a new kind of negotiation: capturing value by honoring values

Published on by Lisa Gates.


Someone right now, perhaps you, is hearing the Board Finance Chair say, "It's regrettable but please understand, it's not personal. It's financial” to which you raise your eyebrows. "This is the culture of nonprofits." You blink twice at the corporate speak, feeling the familiar twinge of disdain crawl up your back. You are unemployed.
 

You imagine the spreadsheets and gear-grinding discussion about what to cut. You find little will to divine the faces of individual board members for their leanings. You can only visualize small, frail-boned imps counting lima beans into equal piles. You can only picture Steinbeck hurling his first draft of The Grapes of Wrath into a funeral pyre. You just weren’t finished, and you are uneasy about lack of completion. Three years of diligent toil scatter like sepia photographs loosed to the wind, experience fading into history. You feel as if you were never here, an imposter finally discovered. Add to that the likelihood that you were being paid far less than you were worth in the first place, you wonder if cutting your position will really alter your employer’s bottom line.

“We must focus on essential functions," he finishes. In silence, you show yourself the door and wonder if the bathroom will have toilet paper.

Just what is your essential function now, you wonder. Twenty six weeks, baby. You better bust a move and find out.

But wait a minute. Being unemployed in a still sluggish labor market is painful stuff, and even moreso now that the Senate failed to pass the Unemployment Extension bill. And living on 30 percent of your usual income doesn’t exactly create an environment of inspiration or generate the creative juice necessary for landing a new job, let alone reinventing yourself. 

Or does it? Career reinvention stories abound in the media, and not everyone is angling for a more of the same—certainly not a ladder move. We’ve grown distrustful. These are stories of loss and reclamation, of people dusting off old passions and letting go of the afflictions of consumption that deliver us every weekend to strip malls with pink-tiled roofs to shop for cake mixes and power tools.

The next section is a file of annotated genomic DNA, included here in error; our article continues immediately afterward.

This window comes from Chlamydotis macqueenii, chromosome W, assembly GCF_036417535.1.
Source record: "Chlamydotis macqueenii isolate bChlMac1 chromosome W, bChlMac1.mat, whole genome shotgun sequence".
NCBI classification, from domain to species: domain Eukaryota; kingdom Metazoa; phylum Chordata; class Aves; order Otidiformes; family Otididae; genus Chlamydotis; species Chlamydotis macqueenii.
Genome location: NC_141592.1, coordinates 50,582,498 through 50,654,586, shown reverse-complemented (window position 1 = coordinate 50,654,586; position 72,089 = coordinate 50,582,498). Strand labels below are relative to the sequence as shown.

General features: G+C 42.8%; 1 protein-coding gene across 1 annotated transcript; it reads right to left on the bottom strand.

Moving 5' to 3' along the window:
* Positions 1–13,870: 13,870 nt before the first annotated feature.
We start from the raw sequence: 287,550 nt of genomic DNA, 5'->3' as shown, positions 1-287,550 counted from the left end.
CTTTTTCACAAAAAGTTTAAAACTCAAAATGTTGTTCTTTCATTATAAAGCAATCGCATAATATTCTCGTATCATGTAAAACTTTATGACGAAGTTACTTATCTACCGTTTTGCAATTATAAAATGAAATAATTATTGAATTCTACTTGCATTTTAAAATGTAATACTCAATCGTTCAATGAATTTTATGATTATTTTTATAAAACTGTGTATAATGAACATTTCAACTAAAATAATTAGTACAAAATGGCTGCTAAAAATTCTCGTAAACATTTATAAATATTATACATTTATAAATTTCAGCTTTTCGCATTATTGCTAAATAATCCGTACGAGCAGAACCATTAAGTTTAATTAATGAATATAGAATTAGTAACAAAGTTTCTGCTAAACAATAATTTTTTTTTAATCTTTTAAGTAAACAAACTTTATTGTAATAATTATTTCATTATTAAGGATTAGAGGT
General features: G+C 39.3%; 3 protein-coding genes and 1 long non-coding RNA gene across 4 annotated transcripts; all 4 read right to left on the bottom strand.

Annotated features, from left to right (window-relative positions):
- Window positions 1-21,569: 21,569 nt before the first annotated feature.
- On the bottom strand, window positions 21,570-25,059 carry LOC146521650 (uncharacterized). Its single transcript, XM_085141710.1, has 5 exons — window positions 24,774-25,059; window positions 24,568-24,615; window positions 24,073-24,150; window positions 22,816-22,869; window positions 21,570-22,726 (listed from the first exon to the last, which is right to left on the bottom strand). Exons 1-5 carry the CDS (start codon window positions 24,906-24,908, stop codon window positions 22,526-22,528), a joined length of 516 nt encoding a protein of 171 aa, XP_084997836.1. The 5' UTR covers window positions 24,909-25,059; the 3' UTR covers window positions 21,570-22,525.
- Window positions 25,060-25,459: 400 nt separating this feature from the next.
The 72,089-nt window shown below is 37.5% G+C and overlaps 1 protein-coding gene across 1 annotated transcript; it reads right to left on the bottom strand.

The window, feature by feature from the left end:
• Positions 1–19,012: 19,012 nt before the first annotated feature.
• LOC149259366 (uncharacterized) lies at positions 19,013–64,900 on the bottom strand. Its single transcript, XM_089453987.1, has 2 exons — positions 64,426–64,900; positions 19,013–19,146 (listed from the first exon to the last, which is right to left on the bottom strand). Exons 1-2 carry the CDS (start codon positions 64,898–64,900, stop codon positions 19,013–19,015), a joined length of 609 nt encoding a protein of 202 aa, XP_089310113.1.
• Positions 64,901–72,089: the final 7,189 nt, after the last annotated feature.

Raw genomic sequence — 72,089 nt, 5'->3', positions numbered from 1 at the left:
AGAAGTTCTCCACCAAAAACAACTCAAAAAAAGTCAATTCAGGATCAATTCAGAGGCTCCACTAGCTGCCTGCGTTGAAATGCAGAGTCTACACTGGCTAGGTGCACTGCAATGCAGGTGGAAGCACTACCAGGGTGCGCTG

Clearly the soulless plunder of the Lehman Brothers and AIG and Countrywide (leaving out a few bears and bulls) have driven many of women to seek a new humanity, to discover and rediscover our personal value, our non-negotiables, and our worthiness in livelihoods of our choosing. 

What I've noticed in my practice parallels what we read in the news: in addition to using our extended unemployment to retrain for new careers, many are also choosing to ditch the cubicle in droves, opting to start businesses and write books, or wait tables and brew lattés in order to underwrite selling our artwork from our garages. So now more than ever we’re realizing we have an urgent need to know our intrinsic, personal value as much as we need to recalibrate our economic value.

And, big and, in our new forays as entrepreneurs or into entirely different fields we desperately need to develop our capacity to negotiate to capture our value--and to honor our values. 

And perhaps the next time we’re faced with a cut or a reduction or a layoff, we’ll have the tools to refuse our demise, and instead help our businesses and workplaces find an alternate win-win. 

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Lisa Gates, Negotiation for Women, She Negotiates, Values, Victoria Pynchon

Published on by Lisa Gates.